Marine origin materials on biomaterials and advanced therapies to cartilage tissue engineering and regenerative medicine
The body's self-repair capacity is limited, including injuries on articular cartilage zones. Over the past few decades, tissue engineering and regenerative medicine (TERM) has focused its studies on the development of natural biomaterials for clinical applications aiming to overcome this self-therapeutic bottleneck. This review focuses on the development of these biomaterials using compounds and materials from marine sources that are able to be produced in a sustainable way, as an alternative to mammal sources (e.g., collagens) and benefiting from their biological properties, such as biocompatibility, low antigenicity, biodegradability, among others. The structure and composition of the new biomaterials require mimicking the native extracellular matrix (ECM) of articular cartilage tissue. To design an ideal temporary tissue-scaffold, it needs to provide a suitable environment for cell growth (cell attachment, proliferation, and differentiation), towards the regeneration of the damaged tissues. Overall, the purpose of this review is to summarize various marine sources to be used in the development of different tissue-scaffolds with the capability to sustain cells envisaging cartilage tissue engineering, analysing the systems displaying more promising performance, while pointing out current limitations and steps to be given in the near future.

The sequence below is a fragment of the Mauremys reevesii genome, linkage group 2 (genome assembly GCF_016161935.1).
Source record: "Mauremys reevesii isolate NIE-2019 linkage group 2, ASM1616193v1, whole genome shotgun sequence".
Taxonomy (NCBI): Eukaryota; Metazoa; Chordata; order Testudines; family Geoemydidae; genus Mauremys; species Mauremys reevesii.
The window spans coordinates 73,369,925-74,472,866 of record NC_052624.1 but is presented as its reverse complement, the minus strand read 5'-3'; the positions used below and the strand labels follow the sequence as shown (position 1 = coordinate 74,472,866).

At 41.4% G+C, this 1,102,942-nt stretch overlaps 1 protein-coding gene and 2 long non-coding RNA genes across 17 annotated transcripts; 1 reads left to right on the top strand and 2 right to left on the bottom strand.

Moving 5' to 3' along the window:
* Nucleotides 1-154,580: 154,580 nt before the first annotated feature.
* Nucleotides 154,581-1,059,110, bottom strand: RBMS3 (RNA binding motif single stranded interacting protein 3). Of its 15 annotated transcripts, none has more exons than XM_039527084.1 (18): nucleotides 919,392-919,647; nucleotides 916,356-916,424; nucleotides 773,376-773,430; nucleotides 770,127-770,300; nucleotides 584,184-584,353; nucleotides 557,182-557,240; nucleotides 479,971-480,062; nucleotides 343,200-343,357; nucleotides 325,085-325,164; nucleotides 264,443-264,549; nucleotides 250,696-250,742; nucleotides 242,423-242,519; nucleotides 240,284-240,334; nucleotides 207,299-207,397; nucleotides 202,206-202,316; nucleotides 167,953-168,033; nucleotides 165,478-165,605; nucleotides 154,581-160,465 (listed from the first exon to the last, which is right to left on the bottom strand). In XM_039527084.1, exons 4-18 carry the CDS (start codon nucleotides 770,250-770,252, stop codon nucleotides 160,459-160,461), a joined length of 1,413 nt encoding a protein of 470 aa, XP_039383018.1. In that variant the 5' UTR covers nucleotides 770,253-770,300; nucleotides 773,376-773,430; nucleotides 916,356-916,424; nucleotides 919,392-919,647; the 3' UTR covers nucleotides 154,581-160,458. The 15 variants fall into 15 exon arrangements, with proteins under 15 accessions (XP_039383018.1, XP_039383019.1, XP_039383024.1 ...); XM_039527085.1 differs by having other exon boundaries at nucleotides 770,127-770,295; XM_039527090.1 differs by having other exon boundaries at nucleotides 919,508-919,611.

- This article is part of the themed collection: Biomaterials Science Recent HOT Articles